From "Canadian Horse Journal" - Oct/Nov 2015
DEVELOPING A HEALTHY
Dr. Tania Cubitt
Topline is the term used to describe the muscle coverage over the top of the horse's neck, withers, back, loin, and croup. Because topline is muscle, a horse with a good topline will be stronger and more athletic, and will present a more pleasing appearance.
What should we feed to develop the perfect topline? First we must understand that the shape of the back can vary greatly from one individual to another, and so the topline will vary in length and in curvature, with some relationship between the two.
Horses with toplines that are sunken in over their withers, concave along the back and loin, or dished in around their hip bones and hindquarters will have diminished strength in those areas.
Several factors contribute to a poor topline including age, workload, pregnancy or lactation, lack of or incorrect exercise, poor saddle fit, and diet.
It has been a common practice for many years to feed additional calories from fat supplements or grains to try and improve a horses topline condition. This is not very successful as these calories are either used for energy and exercise or they are stored as fat. Typical fat storage areas in horses are behind the shoulders, over the ribs and neck, and around the tail head but not necessarily over the topline. A horse would have to be fed quite a lot of additional calories for fat to be laid down over the back. If we think of humans for example, you wouldn't eat multiple doughnuts with the end goal of developing muscles over your back and shoulders. One of the biggest misconceptions regarding a horse's topline is that the topline is made up of fat - it is actually made mostly of muscle. Since the muscles along the withers, back, loin, and croup make up the horse's topline, losses in this area are actually atrophy of these muscles.
Understanding that the horse's topline is primarily muscle, the question becomes: What can we feed to develop more muscle? Since muscle is made up of over 70 percent protein, building and maintaining muscle in the body requires the correct amount of dietary protein. Unfortunately, protein is mistakenly seen in a negative light nutritionally and often avoided. When a horse has a poor topline it is due to diminished muscle mass and potentially due to insufficient good quality protein in the
As the horse's topline is primarily muscle, and muscle is made up of over 70 percent protein, a poor topline can be improved by feeding a diet consisting of superior protein sources containing high levels of essential amino acids, along with an appropriate exercise program. The horse's feed should contain high quality protein sources which provide essential amino acids to promote muscle tone and help build a strong topline.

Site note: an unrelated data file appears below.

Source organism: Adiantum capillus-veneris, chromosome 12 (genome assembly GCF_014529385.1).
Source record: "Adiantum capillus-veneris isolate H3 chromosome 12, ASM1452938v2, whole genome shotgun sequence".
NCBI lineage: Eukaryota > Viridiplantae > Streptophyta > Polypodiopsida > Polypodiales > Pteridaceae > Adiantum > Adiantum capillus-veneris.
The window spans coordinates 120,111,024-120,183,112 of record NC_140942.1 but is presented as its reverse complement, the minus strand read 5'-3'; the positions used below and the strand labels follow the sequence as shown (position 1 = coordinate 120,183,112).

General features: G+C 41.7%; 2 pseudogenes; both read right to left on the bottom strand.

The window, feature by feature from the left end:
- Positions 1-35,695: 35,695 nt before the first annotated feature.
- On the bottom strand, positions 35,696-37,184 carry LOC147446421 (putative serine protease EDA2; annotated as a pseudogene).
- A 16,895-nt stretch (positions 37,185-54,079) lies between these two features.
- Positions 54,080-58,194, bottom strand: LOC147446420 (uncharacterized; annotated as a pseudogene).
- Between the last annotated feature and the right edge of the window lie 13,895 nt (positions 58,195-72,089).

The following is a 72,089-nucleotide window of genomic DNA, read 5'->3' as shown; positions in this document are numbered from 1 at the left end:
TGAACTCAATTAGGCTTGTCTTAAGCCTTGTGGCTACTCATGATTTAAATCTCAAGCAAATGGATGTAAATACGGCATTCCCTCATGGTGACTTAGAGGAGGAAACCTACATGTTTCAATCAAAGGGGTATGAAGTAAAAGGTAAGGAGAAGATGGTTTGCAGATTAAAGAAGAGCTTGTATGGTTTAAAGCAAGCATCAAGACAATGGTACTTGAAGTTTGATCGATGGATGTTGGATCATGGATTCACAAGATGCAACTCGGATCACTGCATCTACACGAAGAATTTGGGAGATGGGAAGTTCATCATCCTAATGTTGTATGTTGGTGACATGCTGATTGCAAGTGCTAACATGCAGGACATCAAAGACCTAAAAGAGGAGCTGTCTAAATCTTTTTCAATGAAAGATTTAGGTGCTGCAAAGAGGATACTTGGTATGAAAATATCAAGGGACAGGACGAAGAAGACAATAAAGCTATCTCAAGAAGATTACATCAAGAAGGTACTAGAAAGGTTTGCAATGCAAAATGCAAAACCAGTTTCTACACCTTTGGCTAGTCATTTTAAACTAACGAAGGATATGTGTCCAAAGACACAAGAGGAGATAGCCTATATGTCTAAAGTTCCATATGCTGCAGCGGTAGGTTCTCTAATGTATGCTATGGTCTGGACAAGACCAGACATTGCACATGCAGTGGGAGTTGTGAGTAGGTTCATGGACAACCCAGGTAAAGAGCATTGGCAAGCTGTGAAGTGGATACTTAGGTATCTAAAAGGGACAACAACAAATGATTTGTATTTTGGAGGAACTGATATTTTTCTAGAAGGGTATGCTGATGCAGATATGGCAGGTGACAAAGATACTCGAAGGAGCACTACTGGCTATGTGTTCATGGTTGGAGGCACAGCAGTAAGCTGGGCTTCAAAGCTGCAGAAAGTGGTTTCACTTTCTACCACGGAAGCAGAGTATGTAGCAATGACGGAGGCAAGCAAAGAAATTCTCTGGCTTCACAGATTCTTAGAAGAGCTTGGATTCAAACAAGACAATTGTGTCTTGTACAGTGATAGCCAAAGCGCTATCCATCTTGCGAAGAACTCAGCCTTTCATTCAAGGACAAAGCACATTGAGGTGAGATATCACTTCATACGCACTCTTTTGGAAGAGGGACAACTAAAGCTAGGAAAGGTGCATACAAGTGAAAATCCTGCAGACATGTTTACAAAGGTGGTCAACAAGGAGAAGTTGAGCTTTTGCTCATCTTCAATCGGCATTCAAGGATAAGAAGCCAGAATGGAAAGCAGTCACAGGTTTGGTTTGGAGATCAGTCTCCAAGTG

diet. Proteins are made up of building blocks called amino acids, and are an essential part of a horse's diet. Some of these amino acids include lysine, methionine, tryptophan and threonine. These and other essential amino acids are linked together in the body to form muscle. However, not all protein is created equal, and simply feeding a higher crude protein feed or hay may have limited results.. The quality of that crude protein or the amount of essential amino acids is what determines the effectiveness of that protein. Diets containing adequate levels of all the essential amino acids can drastically improve an imperfect topline.
The horse's feed should contain high quality protein sources such as legumes which, along with additional individual amino acids, will promote muscle tone and a strong topline. These high quality proteins provide essential amino acids in reasonable feeding levels to allow for proper muscle development.
Exercise is also important when developing or improving a horse's topline. Exercise will condition and train existing muscles, and help build a topline, but only if the nutritional building blocks of muscle are available in the diet. Quite often, horses in low to moderate work who are also easy keepers (i.e., lower level dressage horses or horses in semi-retirement) are fed a diet that is protein/amino acid deficient. These horses have plenty of rib cover, and may even be overweight, but they have a poorly developed topline, especially over the loin, due to protein deficiency.
Feed that utilizes superior protein sources containing high levels of essential amino acids, coupled with an appropriate exercise regime, will help your horse build that perfect topline.